Lack of a proper health care system in many developing countries takes a toll on its citizens. There are a lot of disease in developing countries that can be prevented by accessible healthcare. Inadequate health care can affect women, especially when talking about obstetric care. Obstetric care is very crucial and can lead to many complex pregnancies, and infant mortality.
Regular check-ups are important to ensure that the infant is healthy and that the pregnancy is going well. However, with people living in extreme poverty, it is not feasible to get regular checkups. It is important to get checkups as they ensure that the child and the mother are both healthy and don’t have any viruses. However, due to the lack of education on prenatal care, most women do not understand the importance of regular checkups. Therefore, it becomes important to examine the causes of preterm birth.
This article looks at preterm birth, which can be defined as the birth of an infant before the completion of 37 gestation weeks. This is a serious problem in obstetric care. This article looks at how in Dar es Salaam, Tanzania a case-controlled study was conducted to determine the risk factors of preterm births.
This case study was conducted in three municipal hospitals ( Amani, Mwanayamala and Temeke) and 377 women participants with preterm birth cases and term births were asked to participate. Short interviews were conducted to compare these females lifestyles demographics to examine whether cross-cultural factors affect birth.
Results show that certain risk factors are associated with preterm birth that includes multiple pregnancies, untreated vaginal discharge, public prenatal care, untreated unitary tract infection etc.
This study states that is important to have a planner design community-based intervention to tackle the complications of preterm birth.
Canada, United States, and European countries legalized Alcohol and the trade of alcohol with globalization has resulted in an mass alcohol driven economy. In most developed countries, there are measures in place to ensure that children or teenagers do not consume alcohol due to its risk on their health. In Canada, the legal age to drink is 19. This is the age at which adolescent are usually in their first year of university, college, or in grade 13. In schools we are taught about alcohol tolerance, and how one should not consume more alcohol than their body can take, or one should not drink alone. There are a lot of health measures in place to ensure people don’t die or have alcohol intoxication. Even with these measures in place, some teenagers push their boundaries and engage in risky behaviours. Now imagine, if these teenagers were not in school and there were no measures placed by the government to ensure that teenagers cannot access alcohol. What will happen?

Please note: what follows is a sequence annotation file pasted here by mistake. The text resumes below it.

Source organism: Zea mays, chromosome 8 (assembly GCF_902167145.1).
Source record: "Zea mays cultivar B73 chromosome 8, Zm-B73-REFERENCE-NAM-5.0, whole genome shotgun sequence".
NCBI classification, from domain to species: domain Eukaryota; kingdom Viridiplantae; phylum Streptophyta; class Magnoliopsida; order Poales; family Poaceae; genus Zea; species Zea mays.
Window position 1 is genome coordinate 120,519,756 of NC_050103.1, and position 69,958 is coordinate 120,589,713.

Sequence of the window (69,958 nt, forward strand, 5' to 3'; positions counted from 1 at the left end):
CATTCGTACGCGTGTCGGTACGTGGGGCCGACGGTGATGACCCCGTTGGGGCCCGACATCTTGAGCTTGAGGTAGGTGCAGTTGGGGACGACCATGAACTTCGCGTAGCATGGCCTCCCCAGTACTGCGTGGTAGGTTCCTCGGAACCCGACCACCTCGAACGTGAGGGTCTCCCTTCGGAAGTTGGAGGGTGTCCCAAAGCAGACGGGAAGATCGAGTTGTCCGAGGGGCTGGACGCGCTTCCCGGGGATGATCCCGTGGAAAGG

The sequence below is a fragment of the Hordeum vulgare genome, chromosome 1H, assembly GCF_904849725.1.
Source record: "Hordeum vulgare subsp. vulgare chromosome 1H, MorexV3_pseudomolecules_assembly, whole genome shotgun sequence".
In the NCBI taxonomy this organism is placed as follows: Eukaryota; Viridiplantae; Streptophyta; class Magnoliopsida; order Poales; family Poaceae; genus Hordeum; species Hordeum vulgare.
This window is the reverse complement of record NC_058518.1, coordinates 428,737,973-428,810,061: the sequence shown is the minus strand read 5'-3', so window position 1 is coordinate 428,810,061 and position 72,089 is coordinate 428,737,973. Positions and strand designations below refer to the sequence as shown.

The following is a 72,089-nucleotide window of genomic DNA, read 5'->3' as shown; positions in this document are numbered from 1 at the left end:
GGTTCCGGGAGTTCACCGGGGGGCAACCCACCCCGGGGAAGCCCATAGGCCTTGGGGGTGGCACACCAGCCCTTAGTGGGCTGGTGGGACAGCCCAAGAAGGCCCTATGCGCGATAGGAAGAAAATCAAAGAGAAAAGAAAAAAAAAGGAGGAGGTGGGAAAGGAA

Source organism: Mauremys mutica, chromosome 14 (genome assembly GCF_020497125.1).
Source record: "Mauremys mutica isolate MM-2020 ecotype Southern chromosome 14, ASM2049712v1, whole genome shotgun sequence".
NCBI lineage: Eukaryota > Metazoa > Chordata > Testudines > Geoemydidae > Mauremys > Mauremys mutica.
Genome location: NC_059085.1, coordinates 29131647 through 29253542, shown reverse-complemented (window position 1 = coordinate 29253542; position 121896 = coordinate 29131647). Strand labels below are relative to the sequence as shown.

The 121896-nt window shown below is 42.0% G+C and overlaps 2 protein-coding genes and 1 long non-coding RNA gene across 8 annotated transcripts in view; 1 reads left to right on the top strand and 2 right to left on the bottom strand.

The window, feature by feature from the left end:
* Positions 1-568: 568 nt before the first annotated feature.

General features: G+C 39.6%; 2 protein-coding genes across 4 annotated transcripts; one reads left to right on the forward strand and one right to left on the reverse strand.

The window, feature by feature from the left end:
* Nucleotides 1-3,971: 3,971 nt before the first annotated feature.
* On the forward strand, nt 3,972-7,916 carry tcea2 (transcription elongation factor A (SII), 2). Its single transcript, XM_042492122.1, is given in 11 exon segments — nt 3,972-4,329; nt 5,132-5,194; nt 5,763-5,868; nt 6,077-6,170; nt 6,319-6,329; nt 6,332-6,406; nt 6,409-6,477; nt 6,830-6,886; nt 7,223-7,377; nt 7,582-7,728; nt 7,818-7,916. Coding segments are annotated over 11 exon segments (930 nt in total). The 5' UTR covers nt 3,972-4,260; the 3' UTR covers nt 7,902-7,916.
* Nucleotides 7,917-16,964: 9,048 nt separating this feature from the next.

The study aims to analyze the risks, patterns of use, and the correlation of alcohol with the youth who are out of school, in Motor parks, Lago’s State Nigeria. Since the youth are out of school, they are more vulnerable to miss out an opportunity of learning healthy behaviours regarding the consumption of alcohol.
A cross-sectional study based on interviews was conducted with 380 youth who were out of school. Results state that the level of alcohol prevalence was 61.1 % and 55.5 % of these youth were current drinkers. More than half of the current drinkers have a drinking problem and three-quarters of them had experienced at least one episode of alcohol intoxication in the past month. Even though 63.5 % of them wanted to reduce alcohol intake, only 28.9 % received help in reducing drinking.
This study concludes that their needs be a program in place to help youth reduce alcohol intake. As suggested 63.5 % of the youth wanted to reduce their alcohol intake, however, they do not have proper infrastructure or support to reduce their alcohol intake. Thus, their attempts always lead to failure. With the proper help and support, youth can come out of alcoholism.
Air pollution one of the factors of climate change is a
pressing issue in the world. Especially in third world countries, with carbon
dioxide levels rising in the air, it is hard to breathe, and smog rates in
cities such as Bangkok, Delhi are at all times high.
Living in a
developing country, the poor people usually migrate to urban cities to work,
and usually end up working odd jobs. Living in slums these people burn biofuels